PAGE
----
Out of the Past (1947)

To my generation, to the extent we knew of Robert Mitchum at all, it was as a doughy, baggy-eyed, sleepy-looking dude who showed up in the occasional miniseries and apparently had made a movie that Martin Scorsese remade called Cape Fear. The idea of him as a heartthrob seemed a little far-fetched by his 60s—even in his late 40s, as we’d find out when we saw Cape Fear after this.

I mean, you wouldn't think they'd need to these days.

A nice still (i.e., scene not actually in the movie). Do they still shoot stills?

But at thirty? Well, hubba-hubba, as the kids say. He was charismatic, dark, a little dangerous but deep-down, the right woman could change him. (The ladies love that, right?)

In this story, a remake of 2005’s A History of Violence (wait, what?) Mitchum plays Jeff, a small town gas-station owner who has the sweetest girlfriend in the area Ann (Virginia Huston, looking appropriately demure) and a local rival by the name of Jim who doesn’t much like his ways. Then one day an old war buddy, Joe (Paul Valentine, who’s probably best known for being married to stripper Lily St. Cyr) shows up looking for him.

But (shock!) Joe isn’t an old war buddy at all! He’s a thug working for a gangster named Whit (Kirk Douglas) who wants to use him for that One Last Job. Jeff starts to feeling guilty so he has Ann drive him to the rendesvouz so he can explain his sordid past to her in a glorious filmed noir flashback. Turns out he was consigliere to Whit until one day the boss sends him on a mission to retrieve his wandering girlfriend and the $40,000 she took from him. Jeff’s good at what he does and chases her down to Mexico where, you’ll be surprised to learn, he dsicovers she’s so freakin’ hot, he just doesn’t care about the consequences of maybe not returning her to Whit.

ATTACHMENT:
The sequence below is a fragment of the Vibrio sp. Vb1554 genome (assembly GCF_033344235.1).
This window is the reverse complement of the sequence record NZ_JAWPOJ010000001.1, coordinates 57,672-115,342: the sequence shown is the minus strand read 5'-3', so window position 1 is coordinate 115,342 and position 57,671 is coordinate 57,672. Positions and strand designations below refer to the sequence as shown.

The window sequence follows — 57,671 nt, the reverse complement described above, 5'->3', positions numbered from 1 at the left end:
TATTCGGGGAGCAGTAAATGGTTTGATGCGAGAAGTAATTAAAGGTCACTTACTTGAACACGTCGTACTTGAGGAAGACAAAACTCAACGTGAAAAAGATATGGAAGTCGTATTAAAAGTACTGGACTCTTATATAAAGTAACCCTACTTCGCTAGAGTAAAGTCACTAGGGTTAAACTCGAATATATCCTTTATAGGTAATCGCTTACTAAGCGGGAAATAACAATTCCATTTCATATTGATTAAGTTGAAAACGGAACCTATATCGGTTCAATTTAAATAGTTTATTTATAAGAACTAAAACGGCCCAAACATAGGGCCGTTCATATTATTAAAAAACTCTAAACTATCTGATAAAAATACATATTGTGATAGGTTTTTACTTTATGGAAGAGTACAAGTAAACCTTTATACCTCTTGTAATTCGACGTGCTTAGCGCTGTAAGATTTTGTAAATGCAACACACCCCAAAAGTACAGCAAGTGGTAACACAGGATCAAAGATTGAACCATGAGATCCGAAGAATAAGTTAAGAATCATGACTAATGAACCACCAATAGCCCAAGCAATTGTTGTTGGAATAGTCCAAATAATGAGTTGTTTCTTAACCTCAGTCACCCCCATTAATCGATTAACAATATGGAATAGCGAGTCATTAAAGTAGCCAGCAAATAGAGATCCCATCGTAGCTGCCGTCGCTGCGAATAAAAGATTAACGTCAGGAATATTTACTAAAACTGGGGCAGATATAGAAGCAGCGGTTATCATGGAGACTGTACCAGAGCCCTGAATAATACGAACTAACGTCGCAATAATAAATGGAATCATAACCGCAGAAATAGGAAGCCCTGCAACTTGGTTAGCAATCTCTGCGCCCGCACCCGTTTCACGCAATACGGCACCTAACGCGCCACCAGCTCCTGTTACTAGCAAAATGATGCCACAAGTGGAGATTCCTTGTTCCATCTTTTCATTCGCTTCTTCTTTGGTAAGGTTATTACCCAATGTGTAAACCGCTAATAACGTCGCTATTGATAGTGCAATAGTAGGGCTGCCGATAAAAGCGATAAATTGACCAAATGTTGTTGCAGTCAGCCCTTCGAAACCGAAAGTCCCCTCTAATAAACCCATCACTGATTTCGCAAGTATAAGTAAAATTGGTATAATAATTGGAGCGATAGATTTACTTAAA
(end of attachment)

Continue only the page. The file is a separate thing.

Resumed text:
"And stop filling out my girlfriend!"

“I want you to fill out my 1040EZ, Jeff!”

Jane Greer (as Kathie The Moll) is ridiculously good looking in this film, no doubt. And she plays the femme fatale to a tee, painting herself as the victim of Whit’s abusive behavior and innocent of any stealing of any $40,000. Jeff bites (natch) and the two end up on the lam. It’s only when they’re holed up in a cabin in the woods, and one of Whit’s flunkies has tracked him down, that her true character is revealed. She murders the poor bastard, leaving Jeff to bury the body in the woods. Jeff also gets a glimpse of a rather suspicious $40,000.

Well, that’s about the time when ol’ Jeff decides to hang up his gangster shoes. Flashback over.

The ridiculously virtuous Ann assures him that, like Vegas, what’s in the past stays in the past as if she hasn’t even seen the title of this picture! But he needs to get his feelings about Kathie squared away and come back to her. And the movie does a pretty good job of presenting Kathie—who has returned to Whit—as appealing despite the whole murder/larceny thing. But they don’t play it too clever: It’s pretty clear that she’s horrible and Jeff’s only going to be a little duped by her hotness.

Those shadows, tho'.

If only sinning wasn’t so tempting.

This doesn’t last too long, though, when he realizes she’s spilled the beans to Whit about their relationship and, oh, also the dead guy Jeff buried in the woods who he’d totally get burned for killing. This leads to a typically noirish plot where he’s supposed to be getting this incriminating book from generic The Accountant and his hot secretary (Rhonda Fleming!) but it’s all a setup to frame Jeff because they kill The Accountant and call the cops but Jeff figures it out and moves the body and manages to come up with a plan to clear his name of both murders but it’ll be like walking a tightrope and…


Point is, Mitchum is a dreamboat here and you totally get why the ladies swoon over him and the guys seethe with resentment at their relative lack of masculinity. He’s really good here. He would be good in Cape Fear as well but 15 years of marijuana usage will have done zero favors for his looks.

This movie, though, is one of the greatest noirs ever. The kids dug it. The Flower had her suspension of belief challenged by the ending, which is a car crash, because the cars are so clearly models. But Cape Fear would present its own challenges, in the form of middle-aged Mitchum…

o/~Get her out of my heart~\o

Help me, Rhonda.

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